There are moments in your life that mean a big change is coming. Graduation day, getting married, having a child. On March 15, 2019 I received a phone call that altered the course of my life in ways that I couldn’t possibly have imagined. On the other end was my 27-year-old daughter and I sat dazed and confused as she tearfully said “Mom…it’s cancer.”
The first thought I had was, “But you’re too young.” That is the course of my denial in a nutshell. When she first told me she was investigating the lump she had found in the shower I never once acknowledged that it might be cancer. I did online research about all the other things it could be because there was no way it was worst-case scenario. I have never been more unprepared for news in my life.
My world allowed me to pack up and move my life thousands of miles from home into her one-bedroom apartment where I stayed for almost a year. I am more grateful than I can express that our relationship allowed us to dance around each other, both literally and figuratively, because I needed to be there like I need water to survive. There were times when the anger and anxiety were so huge that there was barely room for either of us to breathe. There were times when we laughed so hard our sides ached (and I’ll admit I might have peed myself a little). There were times when we had to retreat to our corners because the fear had manifested into an ugly beast that gnashed its teeth and engulfed us with its foul breath. There were times of peace when the universe allowed her to not feel so much pain, so much sorrow, so much betrayal. When thoughts of the unwanted guest whose name starts with “C” and rhymes with dancer would recede just enough that it was just me and my girl.
I thought I knew what was coming for her because I’d watched enough medical shows on TV to have a clear idea. One thing that I learned from holding her hand through all the surgeries, the treatments, the various things to take or do to help with the side effects of the surgeries and the treatments, and the added things you have to do to manage the side effects of THOSE (I’m sure you get the picture) was that my knowledge was woefully lacking. There were many general pieces of information out there that apply to all women diagnosed with breast cancer, but when I went to look for resources specifically for people like me, mothers of young women going through the experience, there wasn’t a lot for me to find. And believe me, I’m a magical unicorn when it comes to Googling.
One of my biggest “aha” moments about how much of an outlier my daughter, and therefore I was, happened in the radiation waiting room. It was winter, so both of us were wearing hats to keep warm, and when it was she, not I, who got up to go in for treatment the puppy-dog-head-tilt moments happened every time. I could see the other patients and their family members struggle to reconcile what they were seeing, the innocence bubble burst. They would make eye contact with me and most of the time I would just have to look away. I had a hard enough time dealing with my own shock and sorrow. I simply didn’t have room for theirs.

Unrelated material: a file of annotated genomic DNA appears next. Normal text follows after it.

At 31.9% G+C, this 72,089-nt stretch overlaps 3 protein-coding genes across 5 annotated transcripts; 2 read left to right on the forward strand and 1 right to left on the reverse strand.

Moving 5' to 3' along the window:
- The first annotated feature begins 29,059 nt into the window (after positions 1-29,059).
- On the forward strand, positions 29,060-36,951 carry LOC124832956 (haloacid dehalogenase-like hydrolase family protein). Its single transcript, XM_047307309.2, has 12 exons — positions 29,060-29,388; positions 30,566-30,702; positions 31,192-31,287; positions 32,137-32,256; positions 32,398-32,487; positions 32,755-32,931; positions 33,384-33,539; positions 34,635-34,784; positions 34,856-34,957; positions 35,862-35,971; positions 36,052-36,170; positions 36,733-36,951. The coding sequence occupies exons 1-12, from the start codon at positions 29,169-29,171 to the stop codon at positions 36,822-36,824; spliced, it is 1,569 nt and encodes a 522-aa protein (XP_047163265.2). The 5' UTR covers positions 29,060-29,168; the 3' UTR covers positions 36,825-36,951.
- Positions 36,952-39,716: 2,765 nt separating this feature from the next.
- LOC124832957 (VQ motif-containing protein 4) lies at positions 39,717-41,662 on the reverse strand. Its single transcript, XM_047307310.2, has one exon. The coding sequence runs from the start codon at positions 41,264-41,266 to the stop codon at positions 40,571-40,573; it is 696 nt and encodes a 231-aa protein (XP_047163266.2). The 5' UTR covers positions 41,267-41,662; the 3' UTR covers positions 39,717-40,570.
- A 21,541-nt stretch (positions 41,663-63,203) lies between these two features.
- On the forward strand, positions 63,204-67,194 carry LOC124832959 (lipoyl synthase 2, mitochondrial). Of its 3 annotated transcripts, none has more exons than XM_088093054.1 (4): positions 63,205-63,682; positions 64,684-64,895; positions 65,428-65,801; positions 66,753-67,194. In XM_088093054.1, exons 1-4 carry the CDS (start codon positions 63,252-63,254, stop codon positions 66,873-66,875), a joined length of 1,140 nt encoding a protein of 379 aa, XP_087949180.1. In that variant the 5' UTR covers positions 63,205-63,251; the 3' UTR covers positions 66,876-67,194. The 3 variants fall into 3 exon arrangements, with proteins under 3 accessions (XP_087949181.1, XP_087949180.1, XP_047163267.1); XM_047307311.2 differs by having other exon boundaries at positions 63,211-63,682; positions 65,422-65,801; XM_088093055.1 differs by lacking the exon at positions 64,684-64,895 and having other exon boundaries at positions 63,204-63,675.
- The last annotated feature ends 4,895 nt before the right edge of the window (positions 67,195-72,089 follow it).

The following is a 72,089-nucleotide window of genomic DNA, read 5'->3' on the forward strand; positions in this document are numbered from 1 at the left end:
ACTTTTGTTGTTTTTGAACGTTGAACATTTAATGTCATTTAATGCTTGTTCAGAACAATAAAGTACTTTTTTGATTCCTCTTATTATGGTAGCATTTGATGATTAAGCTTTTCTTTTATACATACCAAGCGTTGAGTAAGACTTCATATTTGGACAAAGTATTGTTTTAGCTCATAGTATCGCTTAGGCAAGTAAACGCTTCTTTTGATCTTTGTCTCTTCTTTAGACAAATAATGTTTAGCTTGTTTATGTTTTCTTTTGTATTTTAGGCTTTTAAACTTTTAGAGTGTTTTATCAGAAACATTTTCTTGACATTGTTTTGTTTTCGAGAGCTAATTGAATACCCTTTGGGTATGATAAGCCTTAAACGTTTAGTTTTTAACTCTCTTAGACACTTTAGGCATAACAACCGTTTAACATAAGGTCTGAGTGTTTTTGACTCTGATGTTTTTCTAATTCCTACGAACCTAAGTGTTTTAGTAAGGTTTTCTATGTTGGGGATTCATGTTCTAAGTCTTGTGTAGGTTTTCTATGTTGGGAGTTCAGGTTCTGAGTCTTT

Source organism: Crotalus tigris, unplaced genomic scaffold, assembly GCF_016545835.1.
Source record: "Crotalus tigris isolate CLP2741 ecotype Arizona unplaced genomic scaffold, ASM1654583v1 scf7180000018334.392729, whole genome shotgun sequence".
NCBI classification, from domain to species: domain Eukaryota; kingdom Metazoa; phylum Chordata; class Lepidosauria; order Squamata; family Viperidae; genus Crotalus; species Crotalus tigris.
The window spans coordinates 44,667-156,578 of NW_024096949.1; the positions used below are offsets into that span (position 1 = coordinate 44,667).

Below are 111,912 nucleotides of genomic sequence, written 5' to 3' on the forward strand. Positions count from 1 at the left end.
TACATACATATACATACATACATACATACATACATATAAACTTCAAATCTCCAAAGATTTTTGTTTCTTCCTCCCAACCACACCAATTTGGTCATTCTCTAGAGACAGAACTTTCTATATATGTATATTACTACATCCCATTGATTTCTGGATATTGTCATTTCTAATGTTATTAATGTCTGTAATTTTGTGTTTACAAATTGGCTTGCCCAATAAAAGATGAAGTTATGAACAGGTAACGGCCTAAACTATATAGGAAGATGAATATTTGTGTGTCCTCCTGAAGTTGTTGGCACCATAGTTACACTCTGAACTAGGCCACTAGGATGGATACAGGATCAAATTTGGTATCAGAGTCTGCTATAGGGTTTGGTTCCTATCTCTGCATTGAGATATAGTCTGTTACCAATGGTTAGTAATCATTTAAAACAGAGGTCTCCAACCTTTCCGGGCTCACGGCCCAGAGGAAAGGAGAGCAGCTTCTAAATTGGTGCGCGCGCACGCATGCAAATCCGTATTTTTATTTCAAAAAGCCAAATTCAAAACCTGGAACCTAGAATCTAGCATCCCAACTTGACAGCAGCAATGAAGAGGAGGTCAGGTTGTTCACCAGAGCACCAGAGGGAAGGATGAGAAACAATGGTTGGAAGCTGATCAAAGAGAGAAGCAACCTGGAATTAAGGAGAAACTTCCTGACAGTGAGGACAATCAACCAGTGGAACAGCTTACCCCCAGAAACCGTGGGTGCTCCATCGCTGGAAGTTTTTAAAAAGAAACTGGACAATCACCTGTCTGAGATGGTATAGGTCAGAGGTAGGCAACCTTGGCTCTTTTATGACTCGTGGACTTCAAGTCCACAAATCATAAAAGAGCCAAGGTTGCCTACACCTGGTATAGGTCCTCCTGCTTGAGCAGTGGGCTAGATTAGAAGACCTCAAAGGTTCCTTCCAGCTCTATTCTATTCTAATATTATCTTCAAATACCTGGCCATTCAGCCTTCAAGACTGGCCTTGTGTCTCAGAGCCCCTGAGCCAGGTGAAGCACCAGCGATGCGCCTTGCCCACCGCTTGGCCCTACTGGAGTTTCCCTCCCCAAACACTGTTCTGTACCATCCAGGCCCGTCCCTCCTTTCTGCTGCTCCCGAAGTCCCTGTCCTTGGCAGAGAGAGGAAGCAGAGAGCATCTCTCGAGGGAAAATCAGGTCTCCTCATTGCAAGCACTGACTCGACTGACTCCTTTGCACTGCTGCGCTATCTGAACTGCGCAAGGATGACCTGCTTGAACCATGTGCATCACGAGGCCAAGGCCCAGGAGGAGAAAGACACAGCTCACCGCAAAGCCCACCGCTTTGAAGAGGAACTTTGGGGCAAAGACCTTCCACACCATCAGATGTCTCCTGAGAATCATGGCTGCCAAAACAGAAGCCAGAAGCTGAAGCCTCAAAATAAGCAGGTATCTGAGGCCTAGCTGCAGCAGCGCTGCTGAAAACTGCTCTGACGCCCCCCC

I am relieved and overjoyed to be able to say that the treatments, which are sometimes as devastating as the diagnosis, worked and my daughter is, as of today’s date, in full remission. So for now I am living in “The After”. “The Before” is when you live in a world where your child did not have cancer. When you did not have to think about what it might be like if the battle were lost. When you were innocent of what it’s like to actually experience this terrible disease. In “The After” it is sharing a significantly dark sense of humour with your child talking about exactly where you write in a dating profile that you’re a breast cancer survivor and that you still have both your boobs.
You see, while I am still full of thoughts about this experience and grieving the fact that I can’t eat chocolate because of its association with chemotherapy, in “The After” one thing has become perfectly clear. There is no end date to cancer. There is just The End…
The End dot dot dot.
Part of my ability to walk the difficult path of holding my daughter’s hand as she went through the experience was my choice to write about it in real time. I have taken those thoughts and compiled them into a book called “Mom…It’s Cancer” in the hope that the words I wrote can be like my hand reaching back to help others get past the rougher parts of the road as they walk behind me. Although I will always be holding my daughter’s hand, I have one to spare. Please take it.
Mother…Grandmother…Librarian…Military Spouse…Caregiver…Family Life Educator…take your pick! Debbie Legault was born in British Columbia, Canada to a former RCAF airman father and a Scottish War Bride mother and has lived in other Canadian provinces, Germany and California. She has been married for 36 years to a Canadian Air Force Veteran and credits him with filling her life with adventure. When Debbie Legault’s children look at family photos they often comment on how many different hairstyles she has had and that pretty much is her story, that her life has taken as many turns and led her down as many paths as her hair has changed! Her latest role is as the author of Mom…It’s Cancer, the story of supporting her 27-year-old daughter as they experienced breast cancer diagnosis and treatment.